Mustang (2015)

Mustang (2015)

Mustang (2015)

Turkey-set drama about five young sisters accused of perverted behaviour, and subjected to a regime of punishment to correct their immoral inclinations. Cut off from popular culture, yet offered no direct advice about sex from their elders, they're imprisoned both morally and literally - though not without their own ways of skirting the prohibited. More

"Early summer. In a village in northern Turkey, Lale and her four sisters are walking home from school, playing innocently with some boys. The immorality of their play sets off a scandal that has unexpected consequences. The family home is progressively transformed into a prison ; instruction in homemaking replaces school and marriages start being arranged. The five sisters who share a common passion for freedom, find ways of getting around the constraints imposed on them." (Cannes Film Festival)

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2015Rating: M, Violence & sexual references97 minsFrance, Germany, Turkey, QatarTurkish with English subtitles
DramaWorld Cinema

Mustang (2015) | Awards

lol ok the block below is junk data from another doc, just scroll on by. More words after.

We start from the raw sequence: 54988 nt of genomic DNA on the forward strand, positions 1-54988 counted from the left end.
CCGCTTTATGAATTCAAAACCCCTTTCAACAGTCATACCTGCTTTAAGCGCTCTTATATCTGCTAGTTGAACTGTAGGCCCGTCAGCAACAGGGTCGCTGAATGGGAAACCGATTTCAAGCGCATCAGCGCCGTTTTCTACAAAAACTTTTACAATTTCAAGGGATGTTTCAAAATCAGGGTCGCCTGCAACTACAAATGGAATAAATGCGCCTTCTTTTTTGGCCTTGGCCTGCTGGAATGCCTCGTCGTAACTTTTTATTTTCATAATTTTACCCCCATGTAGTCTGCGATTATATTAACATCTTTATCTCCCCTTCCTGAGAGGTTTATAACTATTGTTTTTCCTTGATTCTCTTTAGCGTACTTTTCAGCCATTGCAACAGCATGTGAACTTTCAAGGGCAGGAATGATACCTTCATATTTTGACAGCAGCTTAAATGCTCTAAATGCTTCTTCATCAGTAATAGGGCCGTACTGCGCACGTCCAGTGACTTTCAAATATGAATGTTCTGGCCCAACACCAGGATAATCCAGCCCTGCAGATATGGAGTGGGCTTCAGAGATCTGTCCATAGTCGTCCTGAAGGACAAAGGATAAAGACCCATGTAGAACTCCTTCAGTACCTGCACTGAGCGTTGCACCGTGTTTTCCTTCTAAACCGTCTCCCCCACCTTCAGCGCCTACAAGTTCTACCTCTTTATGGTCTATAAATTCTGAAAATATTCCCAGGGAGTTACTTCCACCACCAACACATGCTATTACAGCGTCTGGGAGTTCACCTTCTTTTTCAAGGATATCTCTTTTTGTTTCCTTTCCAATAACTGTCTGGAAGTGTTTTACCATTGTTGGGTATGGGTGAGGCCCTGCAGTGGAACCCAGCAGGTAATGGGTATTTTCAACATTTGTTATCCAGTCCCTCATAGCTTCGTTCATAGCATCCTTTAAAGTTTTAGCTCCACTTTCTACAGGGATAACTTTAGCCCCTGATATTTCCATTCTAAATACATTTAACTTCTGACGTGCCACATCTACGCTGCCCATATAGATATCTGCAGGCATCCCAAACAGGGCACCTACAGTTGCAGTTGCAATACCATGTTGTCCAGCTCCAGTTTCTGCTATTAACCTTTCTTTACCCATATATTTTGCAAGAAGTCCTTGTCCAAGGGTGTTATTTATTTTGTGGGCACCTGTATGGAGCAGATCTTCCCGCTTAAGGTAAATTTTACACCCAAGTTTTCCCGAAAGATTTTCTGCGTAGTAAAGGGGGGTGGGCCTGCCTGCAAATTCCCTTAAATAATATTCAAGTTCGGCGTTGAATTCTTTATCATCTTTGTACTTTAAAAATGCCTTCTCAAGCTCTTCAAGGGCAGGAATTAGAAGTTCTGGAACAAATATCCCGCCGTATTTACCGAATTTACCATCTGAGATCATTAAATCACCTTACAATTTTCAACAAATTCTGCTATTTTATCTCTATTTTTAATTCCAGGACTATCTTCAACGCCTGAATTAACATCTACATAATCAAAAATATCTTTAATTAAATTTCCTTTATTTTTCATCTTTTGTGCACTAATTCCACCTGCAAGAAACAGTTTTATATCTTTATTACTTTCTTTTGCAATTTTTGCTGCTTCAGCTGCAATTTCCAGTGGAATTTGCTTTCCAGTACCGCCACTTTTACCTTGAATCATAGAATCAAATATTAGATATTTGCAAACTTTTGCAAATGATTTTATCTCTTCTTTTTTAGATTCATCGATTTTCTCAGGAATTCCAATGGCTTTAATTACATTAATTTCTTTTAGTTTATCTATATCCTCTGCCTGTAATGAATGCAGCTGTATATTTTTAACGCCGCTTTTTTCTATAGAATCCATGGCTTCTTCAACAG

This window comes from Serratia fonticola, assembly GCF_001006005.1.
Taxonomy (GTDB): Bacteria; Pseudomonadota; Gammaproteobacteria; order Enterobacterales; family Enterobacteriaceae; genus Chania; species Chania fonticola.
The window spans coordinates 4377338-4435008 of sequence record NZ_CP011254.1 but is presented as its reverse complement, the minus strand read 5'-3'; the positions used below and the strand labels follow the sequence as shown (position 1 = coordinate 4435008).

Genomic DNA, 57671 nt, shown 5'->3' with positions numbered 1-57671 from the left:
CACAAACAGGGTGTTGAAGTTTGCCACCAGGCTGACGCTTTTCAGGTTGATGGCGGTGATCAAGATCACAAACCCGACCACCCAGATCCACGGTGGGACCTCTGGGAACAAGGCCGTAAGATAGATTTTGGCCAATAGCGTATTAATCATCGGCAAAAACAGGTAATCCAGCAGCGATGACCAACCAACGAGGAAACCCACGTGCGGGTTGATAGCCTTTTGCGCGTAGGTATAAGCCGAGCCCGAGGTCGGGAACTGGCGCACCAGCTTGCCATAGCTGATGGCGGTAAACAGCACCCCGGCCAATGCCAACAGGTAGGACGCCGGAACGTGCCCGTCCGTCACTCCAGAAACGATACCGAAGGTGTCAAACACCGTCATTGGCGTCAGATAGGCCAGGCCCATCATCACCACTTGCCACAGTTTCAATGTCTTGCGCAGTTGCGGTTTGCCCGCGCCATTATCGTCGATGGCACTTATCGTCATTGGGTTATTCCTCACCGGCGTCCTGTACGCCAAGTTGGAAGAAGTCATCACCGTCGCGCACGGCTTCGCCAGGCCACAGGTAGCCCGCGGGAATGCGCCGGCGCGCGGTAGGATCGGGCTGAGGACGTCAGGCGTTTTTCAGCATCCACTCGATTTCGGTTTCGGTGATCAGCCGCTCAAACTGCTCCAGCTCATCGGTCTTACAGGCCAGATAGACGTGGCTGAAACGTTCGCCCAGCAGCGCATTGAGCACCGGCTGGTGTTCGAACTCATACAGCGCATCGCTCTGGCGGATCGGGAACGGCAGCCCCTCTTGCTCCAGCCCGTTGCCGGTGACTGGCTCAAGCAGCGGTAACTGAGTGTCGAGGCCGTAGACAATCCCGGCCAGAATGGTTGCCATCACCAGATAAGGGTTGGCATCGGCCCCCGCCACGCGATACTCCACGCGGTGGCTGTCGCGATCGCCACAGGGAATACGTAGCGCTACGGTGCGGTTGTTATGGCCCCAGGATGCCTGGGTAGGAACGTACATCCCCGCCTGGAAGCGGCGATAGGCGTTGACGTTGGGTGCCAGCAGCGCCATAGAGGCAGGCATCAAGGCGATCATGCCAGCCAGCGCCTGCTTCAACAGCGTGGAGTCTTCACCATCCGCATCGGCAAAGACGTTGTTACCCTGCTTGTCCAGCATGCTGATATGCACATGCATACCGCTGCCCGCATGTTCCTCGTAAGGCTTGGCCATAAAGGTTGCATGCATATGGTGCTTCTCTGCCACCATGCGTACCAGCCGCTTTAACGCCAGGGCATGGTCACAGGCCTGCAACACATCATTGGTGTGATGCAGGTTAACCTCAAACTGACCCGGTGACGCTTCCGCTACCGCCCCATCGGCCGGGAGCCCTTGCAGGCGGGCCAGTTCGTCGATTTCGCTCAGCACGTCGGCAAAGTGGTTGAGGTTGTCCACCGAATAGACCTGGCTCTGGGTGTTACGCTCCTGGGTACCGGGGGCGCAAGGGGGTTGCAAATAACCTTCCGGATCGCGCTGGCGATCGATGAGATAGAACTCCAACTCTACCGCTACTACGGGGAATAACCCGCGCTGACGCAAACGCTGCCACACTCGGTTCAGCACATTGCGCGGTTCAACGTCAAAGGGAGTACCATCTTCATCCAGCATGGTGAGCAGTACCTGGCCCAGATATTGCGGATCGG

Award Winner
Label Europa Cinemas winner, Cannes Film Festival 2015

Mustang (2015) | Reviews

Variety

Variety

[Erguven] proves especially skilled with her cast of newcomers, whose powerful individualism as well as their vibrant bond together are perfect vessels for the script's message.

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The Washington Post

The Washington Post

Enormously pleasurable to watch, in part because of its enchanting setting and Warren Ellis’s thoughtful score, but mostly because of Sensoy and her four equally beguiling co-stars.

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The Guardian

The Guardian

A gripping film, and one that ought to stir up a bit of controversy in Turkey.

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Screen Daily

Screen Daily

What begins as a playful look at five young women's rebellion against their strict upbringing soon becomes something far more stirring and emotional.

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Hollywood Reporter

Hollywood Reporter

What makes the transfixing film so effective is that the director refuses to portray them simplistically, as misunderstood angels, and she has enough trust in her audience to leave the drama's implicit feminism unstated.

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